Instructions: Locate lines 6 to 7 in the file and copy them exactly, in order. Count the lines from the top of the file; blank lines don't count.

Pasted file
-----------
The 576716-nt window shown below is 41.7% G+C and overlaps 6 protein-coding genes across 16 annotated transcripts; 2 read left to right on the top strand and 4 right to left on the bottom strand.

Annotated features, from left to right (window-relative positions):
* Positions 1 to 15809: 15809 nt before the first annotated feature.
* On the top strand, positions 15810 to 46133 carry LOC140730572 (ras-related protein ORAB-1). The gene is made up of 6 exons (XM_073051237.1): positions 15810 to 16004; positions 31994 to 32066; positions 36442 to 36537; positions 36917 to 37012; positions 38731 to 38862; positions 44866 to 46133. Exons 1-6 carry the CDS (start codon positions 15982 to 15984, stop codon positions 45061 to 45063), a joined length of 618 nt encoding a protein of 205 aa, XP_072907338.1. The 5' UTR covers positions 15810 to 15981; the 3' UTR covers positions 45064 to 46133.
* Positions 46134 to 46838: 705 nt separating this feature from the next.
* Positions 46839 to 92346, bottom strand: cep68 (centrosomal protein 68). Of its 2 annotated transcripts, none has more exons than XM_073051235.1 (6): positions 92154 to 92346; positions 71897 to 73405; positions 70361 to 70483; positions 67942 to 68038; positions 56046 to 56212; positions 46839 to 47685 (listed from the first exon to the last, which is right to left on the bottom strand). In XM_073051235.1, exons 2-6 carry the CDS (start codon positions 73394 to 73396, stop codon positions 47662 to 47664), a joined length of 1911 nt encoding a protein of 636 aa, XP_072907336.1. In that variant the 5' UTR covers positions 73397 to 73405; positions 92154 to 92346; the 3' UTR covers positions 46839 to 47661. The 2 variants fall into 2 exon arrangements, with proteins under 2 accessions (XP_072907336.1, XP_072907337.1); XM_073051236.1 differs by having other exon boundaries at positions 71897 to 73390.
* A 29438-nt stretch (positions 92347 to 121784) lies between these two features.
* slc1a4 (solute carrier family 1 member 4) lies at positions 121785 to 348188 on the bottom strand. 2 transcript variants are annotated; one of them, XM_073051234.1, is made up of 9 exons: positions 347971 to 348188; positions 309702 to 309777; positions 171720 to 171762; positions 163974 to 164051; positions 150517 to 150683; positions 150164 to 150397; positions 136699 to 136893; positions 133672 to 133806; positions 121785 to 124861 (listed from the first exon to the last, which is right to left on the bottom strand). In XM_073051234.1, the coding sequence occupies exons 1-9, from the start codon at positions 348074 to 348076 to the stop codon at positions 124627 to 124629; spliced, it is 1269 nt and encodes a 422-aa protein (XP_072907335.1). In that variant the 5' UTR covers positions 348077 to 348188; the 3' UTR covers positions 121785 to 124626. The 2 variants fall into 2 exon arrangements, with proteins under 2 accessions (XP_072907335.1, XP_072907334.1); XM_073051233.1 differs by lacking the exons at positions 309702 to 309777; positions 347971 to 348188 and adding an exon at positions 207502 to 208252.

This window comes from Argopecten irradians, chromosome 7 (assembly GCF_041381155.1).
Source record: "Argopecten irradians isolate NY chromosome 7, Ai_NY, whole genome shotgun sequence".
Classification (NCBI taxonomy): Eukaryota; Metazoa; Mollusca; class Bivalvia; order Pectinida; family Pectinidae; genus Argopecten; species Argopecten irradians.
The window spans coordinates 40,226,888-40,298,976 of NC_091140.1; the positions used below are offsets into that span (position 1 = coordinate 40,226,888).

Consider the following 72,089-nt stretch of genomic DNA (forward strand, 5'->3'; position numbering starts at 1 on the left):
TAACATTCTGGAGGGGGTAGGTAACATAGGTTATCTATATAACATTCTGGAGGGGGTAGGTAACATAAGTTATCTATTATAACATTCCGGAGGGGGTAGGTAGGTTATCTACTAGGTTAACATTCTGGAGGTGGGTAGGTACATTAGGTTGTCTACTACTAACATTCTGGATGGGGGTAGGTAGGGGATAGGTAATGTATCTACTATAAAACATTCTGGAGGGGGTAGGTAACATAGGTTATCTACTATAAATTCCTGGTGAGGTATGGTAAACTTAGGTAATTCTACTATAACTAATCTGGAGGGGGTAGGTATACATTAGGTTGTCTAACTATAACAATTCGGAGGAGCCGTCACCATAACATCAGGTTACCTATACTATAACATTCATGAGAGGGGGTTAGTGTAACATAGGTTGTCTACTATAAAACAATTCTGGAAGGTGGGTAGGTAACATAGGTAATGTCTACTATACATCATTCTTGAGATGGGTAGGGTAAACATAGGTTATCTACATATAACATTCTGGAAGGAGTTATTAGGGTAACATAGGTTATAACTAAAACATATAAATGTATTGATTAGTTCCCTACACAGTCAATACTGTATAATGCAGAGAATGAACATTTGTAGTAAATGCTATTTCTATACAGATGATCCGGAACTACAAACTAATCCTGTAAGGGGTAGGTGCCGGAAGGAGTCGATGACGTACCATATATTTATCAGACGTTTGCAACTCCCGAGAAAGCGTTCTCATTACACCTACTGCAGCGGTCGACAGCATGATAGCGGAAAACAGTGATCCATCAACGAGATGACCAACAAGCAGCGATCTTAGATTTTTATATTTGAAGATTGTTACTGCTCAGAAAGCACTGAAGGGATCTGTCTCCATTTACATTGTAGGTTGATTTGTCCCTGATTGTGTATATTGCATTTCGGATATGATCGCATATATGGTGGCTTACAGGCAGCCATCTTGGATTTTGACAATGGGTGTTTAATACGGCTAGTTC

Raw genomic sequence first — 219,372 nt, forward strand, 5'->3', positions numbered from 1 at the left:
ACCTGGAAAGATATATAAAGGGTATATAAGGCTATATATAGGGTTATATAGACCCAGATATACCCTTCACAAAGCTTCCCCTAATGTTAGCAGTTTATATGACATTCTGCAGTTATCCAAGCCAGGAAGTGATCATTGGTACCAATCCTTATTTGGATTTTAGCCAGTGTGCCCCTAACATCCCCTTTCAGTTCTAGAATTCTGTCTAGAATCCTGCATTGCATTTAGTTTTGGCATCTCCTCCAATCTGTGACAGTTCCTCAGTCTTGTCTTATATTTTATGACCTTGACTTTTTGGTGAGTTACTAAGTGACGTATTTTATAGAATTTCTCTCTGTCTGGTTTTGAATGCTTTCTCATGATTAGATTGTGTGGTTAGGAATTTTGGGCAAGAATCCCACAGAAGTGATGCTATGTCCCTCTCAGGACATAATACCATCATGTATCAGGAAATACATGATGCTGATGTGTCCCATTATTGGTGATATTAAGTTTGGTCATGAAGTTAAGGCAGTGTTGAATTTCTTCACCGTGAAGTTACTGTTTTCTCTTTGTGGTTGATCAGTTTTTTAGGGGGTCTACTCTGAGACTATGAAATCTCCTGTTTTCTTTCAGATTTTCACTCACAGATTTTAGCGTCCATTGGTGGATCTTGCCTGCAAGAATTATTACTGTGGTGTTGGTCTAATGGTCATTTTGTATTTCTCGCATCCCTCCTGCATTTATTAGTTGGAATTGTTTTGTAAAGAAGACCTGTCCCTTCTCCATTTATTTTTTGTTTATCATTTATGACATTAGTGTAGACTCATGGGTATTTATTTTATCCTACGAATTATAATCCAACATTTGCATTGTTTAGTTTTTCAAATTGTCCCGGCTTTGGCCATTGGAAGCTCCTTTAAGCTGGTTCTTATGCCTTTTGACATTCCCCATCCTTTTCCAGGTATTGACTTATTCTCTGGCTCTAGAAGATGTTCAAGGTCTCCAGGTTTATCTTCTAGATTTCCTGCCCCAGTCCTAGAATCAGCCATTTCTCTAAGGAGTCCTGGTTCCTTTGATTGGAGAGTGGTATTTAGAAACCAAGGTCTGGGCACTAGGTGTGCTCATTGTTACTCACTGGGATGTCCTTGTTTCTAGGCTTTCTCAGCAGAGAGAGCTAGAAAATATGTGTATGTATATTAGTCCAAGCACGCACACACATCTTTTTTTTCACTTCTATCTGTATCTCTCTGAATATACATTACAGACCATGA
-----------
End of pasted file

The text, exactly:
* Positions 46839 to 92346, bottom strand: cep68 (centrosomal protein 68). Of its 2 annotated transcripts, none has more exons than XM_073051235.1 (6): positions 92154 to 92346; positions 71897 to 73405; positions 70361 to 70483; positions 67942 to 68038; positions 56046 to 56212; positions 46839 to 47685 (listed from the first exon to the last, which is right to left on the bottom strand). In XM_073051235.1, exons 2-6 carry the CDS (start codon positions 73394 to 73396, stop codon positions 47662 to 47664), a joined length of 1911 nt encoding a protein of 636 aa, XP_072907336.1. In that variant the 5' UTR covers positions 73397 to 73405; positions 92154 to 92346; the 3' UTR covers positions 46839 to 47661. The 2 variants fall into 2 exon arrangements, with proteins under 2 accessions (XP_072907336.1, XP_072907337.1); XM_073051236.1 differs by having other exon boundaries at positions 71897 to 73390.
* A 29438-nt stretch (positions 92347 to 121784) lies between these two features.